The most odd thing, which I didn't even discuss because I only found it out today - this credit applies to parking at public transportation, and more money is offered for the parking portion. So you can drive, as long as you drive to public transportation.
It's odd how it works, because it varies, depending on the service your employer uses.
One employer I had simply deducted it, pre-tax, from my paycheck, then added it back in without taxes being taken.
Another offered me the option of having what NYC calls "Transitchecks" sent to my home, which could then be used to buy tickets or MetroCards for the subway/train. The money for this was removed, pre-tax, from my paycheck.
Yet another has me set up my commute deduction online, the tickets are sent to my home each month and the money deducted pre-tax.
I get the feeling that not only does it 'cost' the government money in reduced tax collections, but it's a make-work program at the same time. Inefficiency of bureaucracy built upon inefficiency.
OK. I want to know how much in Human Resources (or whatever) dollars your company spends complying with the "laws" and how much is taken out of MY tax dollar to make up a system that is SO complicated that NO ONE has the energy/brains/resources to say "This is D-U-M-B" ) period.
Geez...now I'm getting angry (again). Another one of the 3,500,000 rules, regulations, Acts, judicial decisions that empower the mob but do nothing to protect any one individual.
Does the right g-n-d know that the left g-n-d is doing?
"Geez...now I'm getting angry (again)"
Don't get angry...get even!!
Taxes are meant to fund the government. A constitutionally limited, federal arrangement where states and localities are dominant. Social engineering through top-down central planning was THE fail of the 20th century yet they just can't give up trying (vote buying with OPM is free and fun for the grifter class). Every g-damned piece of federal, progressive era "reform" should be thrown out, post haste. BTW, the cost commuting to your employer's place of business is paid for with taxable "income".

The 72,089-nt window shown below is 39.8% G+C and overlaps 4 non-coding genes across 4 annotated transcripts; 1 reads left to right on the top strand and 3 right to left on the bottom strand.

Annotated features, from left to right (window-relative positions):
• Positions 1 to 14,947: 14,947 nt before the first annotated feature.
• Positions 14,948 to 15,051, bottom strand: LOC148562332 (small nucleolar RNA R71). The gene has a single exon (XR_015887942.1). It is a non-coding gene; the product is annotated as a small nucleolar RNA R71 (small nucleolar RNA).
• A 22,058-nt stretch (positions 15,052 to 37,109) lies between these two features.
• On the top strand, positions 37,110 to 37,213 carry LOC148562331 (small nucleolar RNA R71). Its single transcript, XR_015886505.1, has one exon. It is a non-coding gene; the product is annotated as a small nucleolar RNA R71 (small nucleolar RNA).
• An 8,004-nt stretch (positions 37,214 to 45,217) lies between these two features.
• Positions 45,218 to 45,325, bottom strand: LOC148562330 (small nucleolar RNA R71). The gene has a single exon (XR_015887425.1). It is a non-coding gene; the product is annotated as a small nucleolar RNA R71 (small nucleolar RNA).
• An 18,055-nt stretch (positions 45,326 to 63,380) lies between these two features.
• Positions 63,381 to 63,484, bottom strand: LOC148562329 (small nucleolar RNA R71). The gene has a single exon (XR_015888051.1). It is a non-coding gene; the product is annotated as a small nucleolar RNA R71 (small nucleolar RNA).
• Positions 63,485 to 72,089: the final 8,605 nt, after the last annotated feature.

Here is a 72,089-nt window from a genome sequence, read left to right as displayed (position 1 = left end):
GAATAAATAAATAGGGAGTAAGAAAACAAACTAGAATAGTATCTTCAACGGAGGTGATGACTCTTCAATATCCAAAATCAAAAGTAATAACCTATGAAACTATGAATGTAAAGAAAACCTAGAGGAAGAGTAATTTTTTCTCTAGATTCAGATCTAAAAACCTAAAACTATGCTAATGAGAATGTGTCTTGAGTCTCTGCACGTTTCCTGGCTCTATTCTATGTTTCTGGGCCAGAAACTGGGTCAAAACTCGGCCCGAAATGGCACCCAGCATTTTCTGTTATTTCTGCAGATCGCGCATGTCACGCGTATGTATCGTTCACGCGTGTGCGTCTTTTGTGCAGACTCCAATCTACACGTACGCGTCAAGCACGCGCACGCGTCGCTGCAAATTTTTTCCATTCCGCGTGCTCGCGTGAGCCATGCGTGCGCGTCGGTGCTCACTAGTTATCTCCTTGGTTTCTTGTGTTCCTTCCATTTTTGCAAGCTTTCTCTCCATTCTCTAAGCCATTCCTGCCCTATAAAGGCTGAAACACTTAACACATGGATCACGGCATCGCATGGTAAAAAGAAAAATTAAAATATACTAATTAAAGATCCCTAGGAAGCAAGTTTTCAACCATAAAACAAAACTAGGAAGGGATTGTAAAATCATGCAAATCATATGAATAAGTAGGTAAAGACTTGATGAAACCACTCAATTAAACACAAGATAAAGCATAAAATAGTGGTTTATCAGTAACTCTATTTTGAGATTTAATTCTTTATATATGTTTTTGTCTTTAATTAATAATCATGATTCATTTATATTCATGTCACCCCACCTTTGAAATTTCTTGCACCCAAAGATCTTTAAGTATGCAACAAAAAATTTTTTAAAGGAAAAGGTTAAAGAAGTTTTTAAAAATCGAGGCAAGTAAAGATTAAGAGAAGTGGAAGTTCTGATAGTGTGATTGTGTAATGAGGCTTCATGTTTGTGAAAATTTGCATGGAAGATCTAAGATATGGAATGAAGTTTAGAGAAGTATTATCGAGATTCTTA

Obama is on tv just now selling Richard Cordray --the new consumer swindle bureau --remember?
Sweet baby Jesus, will these people EVER let up on their rackets? Have they no mercy? Is there no balm in Gilead?
Why do we congregate in cities for work at all? In the age of teleconferencing and the internet flow of information why do we have to all go to the same place everyday? Wouldn't a more dispersed model be more efficient? Why not just have the office buildings at the Park and Ride?
And why is it that large cities tend to elect liberal/elitist leadership?
I actually do telecommute several days a month. But management doesn't feel powerful if it doesn't see people in an office. Who do you manage? The phones?
You're right, of course. In my town, AT&T used to have a 'virtual office'. It was a huge success, by all accounts. Nobody had offices or desks, and were only required to show up once a week. They had cubbies to keep their 'stuff' in, and empty desks with phones, faxes, copiers, etc. all available.
Apparently it was one of their most productive offices. I don't know if it's still there.
My daughter-in-law works for an insurance company at home - in fact their entire staff tele-commutes and it saves the company a ton of money for IT infrastructure not to mention the reduced cost of "business class" Internet access. They pay a portion of the cable or dsl bill, buy the computers, software and routers and 2/3rds of the personal phone bill. I was told that they saved a lot of money doing it this way and it seems to work. She has had two bosses who she has never met and probably never will.
I did it for a few years while I was consulting, but the whole concept was in its infancy - still had to go in once in a while.
I've been telecommuting for about 12 years. Clients like it; they weren't expecting to see me in person, anyway, being in other cities for the most part. My colleagues are a mixed bag. The ones who are focused on getting the client's work done think it's great. The ones who feel better if they have people to "manage" have a harder time. It turns out to be a pretty good way to sort your potential co-workers out into the kind who are providing value and the kind who are just padding the bill and are hoping you'll collaborate.